International Architectural Competition for the New Museum of Underwater Archeology in Piraus, Greece. 
archiplus architects & associates with Michael Athanassiadis, architect
The Ark of Time
For nearly a century the SILO building stands out as an emblematical reference point in Piraeus’ port.
The basic principle of this study’s approach is to equitably address two main objects: the industrial building and the port surroundings, as a palimpsest where the distinct functions of the new Museum and Cultural Park are rewritten. There is no way this intervention would abolish the references to the historical character of the intervention.
Outside and inside the building, the history of the complex is rewritten through a process of Transparent Layering and Dialogue established between functional and morphological data. A method that illustrates the archaeological process itself, while it literally allows for new and alternating perspectives, experiences and thus, interpretations.
Choice of materials and forms is part of an architectural language, aspiring to operate on collective memory and to indicate change of power, without betraying the historical character of the area and its original morphology.
New shells/masks surround the building complex in order to serve new functional requirements(adding necessary new facilities, energy support) and to let the historic building “emerge” from the new Museum shell.
Following this concept, the access level to the Museum “hovers” over the port level, and separates the port operations from those of the entire cultural park. But still, it remains a key bonding and morphological element, and it allows for visual and operational switch of the inner relationship between Museum and port operations.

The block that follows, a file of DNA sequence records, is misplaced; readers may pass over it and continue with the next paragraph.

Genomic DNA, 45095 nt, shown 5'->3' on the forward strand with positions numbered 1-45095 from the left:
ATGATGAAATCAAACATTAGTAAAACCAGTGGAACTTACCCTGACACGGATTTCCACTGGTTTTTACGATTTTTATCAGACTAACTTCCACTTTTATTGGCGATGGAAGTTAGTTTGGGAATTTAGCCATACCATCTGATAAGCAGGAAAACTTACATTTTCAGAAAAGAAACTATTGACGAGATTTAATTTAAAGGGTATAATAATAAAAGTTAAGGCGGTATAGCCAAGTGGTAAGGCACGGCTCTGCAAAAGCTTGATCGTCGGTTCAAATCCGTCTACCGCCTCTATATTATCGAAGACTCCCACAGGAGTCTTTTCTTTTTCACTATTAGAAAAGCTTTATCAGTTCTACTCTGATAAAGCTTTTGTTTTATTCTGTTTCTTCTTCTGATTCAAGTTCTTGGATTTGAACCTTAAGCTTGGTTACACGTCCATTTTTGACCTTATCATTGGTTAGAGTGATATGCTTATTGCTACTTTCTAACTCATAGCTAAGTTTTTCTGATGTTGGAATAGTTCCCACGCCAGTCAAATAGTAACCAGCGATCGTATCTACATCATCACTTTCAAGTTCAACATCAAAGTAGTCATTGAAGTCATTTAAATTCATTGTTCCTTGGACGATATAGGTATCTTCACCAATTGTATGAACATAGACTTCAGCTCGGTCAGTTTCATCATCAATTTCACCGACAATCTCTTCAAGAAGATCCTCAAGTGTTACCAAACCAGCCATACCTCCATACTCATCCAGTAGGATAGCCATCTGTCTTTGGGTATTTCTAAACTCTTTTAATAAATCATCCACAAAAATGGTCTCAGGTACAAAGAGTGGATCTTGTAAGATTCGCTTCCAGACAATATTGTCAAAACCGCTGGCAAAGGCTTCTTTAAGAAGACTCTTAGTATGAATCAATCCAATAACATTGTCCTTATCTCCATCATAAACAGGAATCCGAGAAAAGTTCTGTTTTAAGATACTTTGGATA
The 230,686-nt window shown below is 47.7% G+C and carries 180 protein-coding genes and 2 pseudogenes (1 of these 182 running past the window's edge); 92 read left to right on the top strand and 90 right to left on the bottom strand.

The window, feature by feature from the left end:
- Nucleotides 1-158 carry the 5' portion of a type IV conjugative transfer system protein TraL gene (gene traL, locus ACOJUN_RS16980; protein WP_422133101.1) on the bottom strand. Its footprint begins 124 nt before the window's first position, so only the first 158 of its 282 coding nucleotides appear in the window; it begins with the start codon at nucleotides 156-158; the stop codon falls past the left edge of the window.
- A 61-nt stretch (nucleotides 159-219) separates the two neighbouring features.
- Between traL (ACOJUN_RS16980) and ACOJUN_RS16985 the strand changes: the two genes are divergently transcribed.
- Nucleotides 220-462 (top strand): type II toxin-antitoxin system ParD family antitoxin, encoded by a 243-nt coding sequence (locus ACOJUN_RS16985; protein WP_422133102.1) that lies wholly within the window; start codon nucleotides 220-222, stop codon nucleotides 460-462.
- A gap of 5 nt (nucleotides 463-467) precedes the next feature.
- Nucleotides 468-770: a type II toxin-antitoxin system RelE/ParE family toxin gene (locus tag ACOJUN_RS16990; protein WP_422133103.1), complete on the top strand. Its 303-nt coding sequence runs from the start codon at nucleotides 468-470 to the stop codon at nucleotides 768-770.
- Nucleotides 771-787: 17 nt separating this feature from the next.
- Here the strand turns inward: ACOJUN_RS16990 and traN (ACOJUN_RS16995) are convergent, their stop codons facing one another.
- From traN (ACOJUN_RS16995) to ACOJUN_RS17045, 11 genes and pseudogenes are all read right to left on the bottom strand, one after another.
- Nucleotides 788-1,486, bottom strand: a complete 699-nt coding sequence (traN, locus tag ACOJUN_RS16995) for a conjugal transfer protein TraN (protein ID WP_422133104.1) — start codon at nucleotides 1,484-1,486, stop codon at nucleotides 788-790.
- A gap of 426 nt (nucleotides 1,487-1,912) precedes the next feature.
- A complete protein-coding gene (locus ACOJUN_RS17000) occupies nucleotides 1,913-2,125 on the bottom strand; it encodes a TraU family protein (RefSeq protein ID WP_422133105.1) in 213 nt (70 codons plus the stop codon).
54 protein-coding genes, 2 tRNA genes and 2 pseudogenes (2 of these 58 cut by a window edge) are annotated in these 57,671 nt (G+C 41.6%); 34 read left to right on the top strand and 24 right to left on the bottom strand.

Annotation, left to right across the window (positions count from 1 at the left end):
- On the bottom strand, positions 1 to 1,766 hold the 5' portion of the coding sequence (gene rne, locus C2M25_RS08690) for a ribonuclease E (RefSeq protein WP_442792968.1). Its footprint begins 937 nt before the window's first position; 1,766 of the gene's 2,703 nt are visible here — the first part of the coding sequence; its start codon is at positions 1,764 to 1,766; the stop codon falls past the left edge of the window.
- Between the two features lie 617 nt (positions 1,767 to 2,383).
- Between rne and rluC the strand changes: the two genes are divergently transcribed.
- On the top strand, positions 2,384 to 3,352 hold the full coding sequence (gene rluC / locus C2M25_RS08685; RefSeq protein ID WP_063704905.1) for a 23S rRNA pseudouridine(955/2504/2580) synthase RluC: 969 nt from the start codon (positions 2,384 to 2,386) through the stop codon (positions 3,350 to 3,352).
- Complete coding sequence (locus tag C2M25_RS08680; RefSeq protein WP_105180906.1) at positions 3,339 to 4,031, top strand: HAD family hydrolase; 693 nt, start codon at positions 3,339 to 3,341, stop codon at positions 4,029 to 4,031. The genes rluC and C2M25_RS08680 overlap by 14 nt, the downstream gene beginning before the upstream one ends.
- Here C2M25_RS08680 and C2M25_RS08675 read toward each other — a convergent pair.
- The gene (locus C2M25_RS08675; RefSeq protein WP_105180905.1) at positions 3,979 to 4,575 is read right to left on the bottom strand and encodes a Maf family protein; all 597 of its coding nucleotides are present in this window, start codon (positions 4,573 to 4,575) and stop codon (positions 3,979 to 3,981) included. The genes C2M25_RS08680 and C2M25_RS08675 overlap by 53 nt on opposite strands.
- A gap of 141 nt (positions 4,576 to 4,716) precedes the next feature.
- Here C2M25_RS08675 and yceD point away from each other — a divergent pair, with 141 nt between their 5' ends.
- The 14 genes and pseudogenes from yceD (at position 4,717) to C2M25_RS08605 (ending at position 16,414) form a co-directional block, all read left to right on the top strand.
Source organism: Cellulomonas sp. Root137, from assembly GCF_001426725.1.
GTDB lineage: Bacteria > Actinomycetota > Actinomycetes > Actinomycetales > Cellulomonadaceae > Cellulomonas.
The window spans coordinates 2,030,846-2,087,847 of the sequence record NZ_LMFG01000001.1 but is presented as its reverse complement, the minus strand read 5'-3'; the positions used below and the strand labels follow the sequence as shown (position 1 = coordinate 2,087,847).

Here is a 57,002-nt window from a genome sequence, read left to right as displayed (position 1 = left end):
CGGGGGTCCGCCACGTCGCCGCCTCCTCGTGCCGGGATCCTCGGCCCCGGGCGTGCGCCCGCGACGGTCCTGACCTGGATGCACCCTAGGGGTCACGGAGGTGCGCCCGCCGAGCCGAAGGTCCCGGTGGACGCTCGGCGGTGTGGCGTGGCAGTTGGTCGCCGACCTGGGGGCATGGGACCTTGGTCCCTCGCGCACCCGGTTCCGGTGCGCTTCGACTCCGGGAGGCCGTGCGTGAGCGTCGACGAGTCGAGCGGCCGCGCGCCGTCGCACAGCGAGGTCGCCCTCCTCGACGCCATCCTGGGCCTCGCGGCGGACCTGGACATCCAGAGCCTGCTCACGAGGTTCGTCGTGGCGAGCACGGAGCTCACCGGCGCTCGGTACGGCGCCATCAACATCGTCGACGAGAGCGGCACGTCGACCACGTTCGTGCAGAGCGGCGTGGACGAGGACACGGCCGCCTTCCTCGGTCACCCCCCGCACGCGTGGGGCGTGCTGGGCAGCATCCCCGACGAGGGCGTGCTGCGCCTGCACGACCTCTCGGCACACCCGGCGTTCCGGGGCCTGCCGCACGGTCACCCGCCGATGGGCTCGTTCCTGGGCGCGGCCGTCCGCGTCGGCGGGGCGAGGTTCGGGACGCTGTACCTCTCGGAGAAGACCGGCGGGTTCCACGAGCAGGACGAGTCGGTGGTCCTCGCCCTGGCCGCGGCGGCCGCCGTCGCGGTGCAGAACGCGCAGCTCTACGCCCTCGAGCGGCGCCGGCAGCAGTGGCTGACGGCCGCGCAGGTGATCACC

This is the element that reshapes the relationship with the waterfront, and uses architectural organizing to activate 24-hour opportunities for different ages and interests to co- exist and to be entertained.
A green space for shading and recreation that enables users to uninhibitedly approach Museums and thus, to significantly contribute to their obvious integration into everyday life.
The proposed architectural interventions use the same language as the “SILO” and “port” to chat with them, but in a different dialect. The oxidized steel casing converses with the concrete of the historic building; the wood of the eternal surrounding promenade converses with the sea; the strict geometry of the main building converses with the playful public space.
The building connection between the introvert Museum and the Public Space is assumed by the “tentacle” of a belt that hosts functions on the verge of the building program(auditorium, educational programs, diving tank, cafeteria).
What applies to the outside, also applies to the inside.
The SILO (the first exhibition element of the Museum) with its constant presence, accompanies the visitor throughout his route into the exhibition.
Interventions in the inside reveal and exploit the size of the building, according to eventually formed museum requirements. These interventions operate as a framework of an applicable architectural grid of spaces, different size levels, characters, and inner relationships.

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